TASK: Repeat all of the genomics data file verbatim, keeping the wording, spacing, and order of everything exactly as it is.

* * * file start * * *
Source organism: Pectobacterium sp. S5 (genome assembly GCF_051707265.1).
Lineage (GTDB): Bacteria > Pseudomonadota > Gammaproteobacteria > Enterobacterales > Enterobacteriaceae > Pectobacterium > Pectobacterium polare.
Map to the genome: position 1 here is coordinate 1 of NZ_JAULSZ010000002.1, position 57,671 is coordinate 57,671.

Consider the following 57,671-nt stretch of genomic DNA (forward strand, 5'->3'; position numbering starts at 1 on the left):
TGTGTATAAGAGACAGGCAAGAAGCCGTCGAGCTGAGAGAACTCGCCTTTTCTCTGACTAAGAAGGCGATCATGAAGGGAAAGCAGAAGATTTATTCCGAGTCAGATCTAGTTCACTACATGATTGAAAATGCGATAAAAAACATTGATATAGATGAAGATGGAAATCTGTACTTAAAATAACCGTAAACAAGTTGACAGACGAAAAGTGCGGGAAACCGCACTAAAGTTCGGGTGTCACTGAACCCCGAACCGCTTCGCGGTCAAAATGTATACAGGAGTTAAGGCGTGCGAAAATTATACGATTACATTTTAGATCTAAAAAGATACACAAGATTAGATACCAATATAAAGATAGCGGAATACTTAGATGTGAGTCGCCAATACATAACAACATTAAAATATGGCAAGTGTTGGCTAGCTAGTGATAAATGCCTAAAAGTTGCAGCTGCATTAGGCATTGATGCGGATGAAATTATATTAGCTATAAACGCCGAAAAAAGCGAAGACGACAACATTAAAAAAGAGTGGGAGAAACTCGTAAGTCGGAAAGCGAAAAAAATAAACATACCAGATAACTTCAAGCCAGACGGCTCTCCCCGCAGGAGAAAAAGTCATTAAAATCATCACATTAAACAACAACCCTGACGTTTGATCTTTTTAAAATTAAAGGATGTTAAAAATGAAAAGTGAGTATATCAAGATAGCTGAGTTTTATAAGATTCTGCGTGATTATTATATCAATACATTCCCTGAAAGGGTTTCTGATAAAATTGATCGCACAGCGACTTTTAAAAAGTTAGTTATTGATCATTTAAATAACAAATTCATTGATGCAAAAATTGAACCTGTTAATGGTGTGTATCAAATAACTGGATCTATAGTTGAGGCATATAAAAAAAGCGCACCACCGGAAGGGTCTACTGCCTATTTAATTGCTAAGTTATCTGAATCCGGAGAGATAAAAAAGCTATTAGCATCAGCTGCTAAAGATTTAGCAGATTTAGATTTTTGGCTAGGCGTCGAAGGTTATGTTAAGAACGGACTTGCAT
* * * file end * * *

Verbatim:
Source organism: Pectobacterium sp. S5 (genome assembly GCF_051707265.1).
Lineage (GTDB): Bacteria > Pseudomonadota > Gammaproteobacteria > Enterobacterales > Enterobacteriaceae > Pectobacterium > Pectobacterium polare.
Map to the genome: position 1 here is coordinate 1 of NZ_JAULSZ010000002.1, position 57,671 is coordinate 57,671.

Consider the following 57,671-nt stretch of genomic DNA (forward strand, 5'->3'; position numbering starts at 1 on the left):
TGTGTATAAGAGACAGGCAAGAAGCCGTCGAGCTGAGAGAACTCGCCTTTTCTCTGACTAAGAAGGCGATCATGAAGGGAAAGCAGAAGATTTATTCCGAGTCAGATCTAGTTCACTACATGATTGAAAATGCGATAAAAAACATTGATATAGATGAAGATGGAAATCTGTACTTAAAATAACCGTAAACAAGTTGACAGACGAAAAGTGCGGGAAACCGCACTAAAGTTCGGGTGTCACTGAACCCCGAACCGCTTCGCGGTCAAAATGTATACAGGAGTTAAGGCGTGCGAAAATTATACGATTACATTTTAGATCTAAAAAGATACACAAGATTAGATACCAATATAAAGATAGCGGAATACTTAGATGTGAGTCGCCAATACATAACAACATTAAAATATGGCAAGTGTTGGCTAGCTAGTGATAAATGCCTAAAAGTTGCAGCTGCATTAGGCATTGATGCGGATGAAATTATATTAGCTATAAACGCCGAAAAAAGCGAAGACGACAACATTAAAAAAGAGTGGGAGAAACTCGTAAGTCGGAAAGCGAAAAAAATAAACATACCAGATAACTTCAAGCCAGACGGCTCTCCCCGCAGGAGAAAAAGTCATTAAAATCATCACATTAAACAACAACCCTGACGTTTGATCTTTTTAAAATTAAAGGATGTTAAAAATGAAAAGTGAGTATATCAAGATAGCTGAGTTTTATAAGATTCTGCGTGATTATTATATCAATACATTCCCTGAAAGGGTTTCTGATAAAATTGATCGCACAGCGACTTTTAAAAAGTTAGTTATTGATCATTTAAATAACAAATTCATTGATGCAAAAATTGAACCTGTTAATGGTGTGTATCAAATAACTGGATCTATAGTTGAGGCATATAAAAAAAGCGCACCACCGGAAGGGTCTACTGCCTATTTAATTGCTAAGTTATCTGAATCCGGAGAGATAAAAAAGCTATTAGCATCAGCTGCTAAAGATTTAGCAGATTTAGATTTTTGGCTAGGCGTCGAAGGTTATGTTAAGAACGGACTTGCAT